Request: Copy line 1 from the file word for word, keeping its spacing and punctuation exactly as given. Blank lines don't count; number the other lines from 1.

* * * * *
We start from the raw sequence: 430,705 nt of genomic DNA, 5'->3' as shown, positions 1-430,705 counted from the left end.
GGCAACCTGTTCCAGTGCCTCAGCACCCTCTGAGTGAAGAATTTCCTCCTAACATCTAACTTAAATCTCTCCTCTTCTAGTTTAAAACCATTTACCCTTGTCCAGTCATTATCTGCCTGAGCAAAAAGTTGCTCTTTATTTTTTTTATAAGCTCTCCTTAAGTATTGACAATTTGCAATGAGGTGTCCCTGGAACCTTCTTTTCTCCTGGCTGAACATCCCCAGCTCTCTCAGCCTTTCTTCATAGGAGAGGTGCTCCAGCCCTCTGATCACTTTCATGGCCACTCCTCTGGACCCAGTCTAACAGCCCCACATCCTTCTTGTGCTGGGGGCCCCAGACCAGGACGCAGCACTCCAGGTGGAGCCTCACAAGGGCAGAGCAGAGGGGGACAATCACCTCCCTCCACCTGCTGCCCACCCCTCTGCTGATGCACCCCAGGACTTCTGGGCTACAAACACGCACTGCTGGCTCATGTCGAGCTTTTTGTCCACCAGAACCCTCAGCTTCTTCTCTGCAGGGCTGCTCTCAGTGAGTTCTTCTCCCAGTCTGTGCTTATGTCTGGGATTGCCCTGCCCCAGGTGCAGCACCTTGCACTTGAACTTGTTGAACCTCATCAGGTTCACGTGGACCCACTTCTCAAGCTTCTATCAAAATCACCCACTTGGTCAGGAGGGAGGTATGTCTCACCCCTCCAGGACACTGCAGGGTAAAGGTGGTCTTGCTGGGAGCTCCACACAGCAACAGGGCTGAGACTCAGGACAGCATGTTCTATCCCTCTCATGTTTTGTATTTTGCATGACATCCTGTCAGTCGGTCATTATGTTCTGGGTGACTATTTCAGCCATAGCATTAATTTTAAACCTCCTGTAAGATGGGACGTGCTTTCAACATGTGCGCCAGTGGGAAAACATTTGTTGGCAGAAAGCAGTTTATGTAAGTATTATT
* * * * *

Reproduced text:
We start from the raw sequence: 430,705 nt of genomic DNA, 5'->3' as shown, positions 1-430,705 counted from the left end.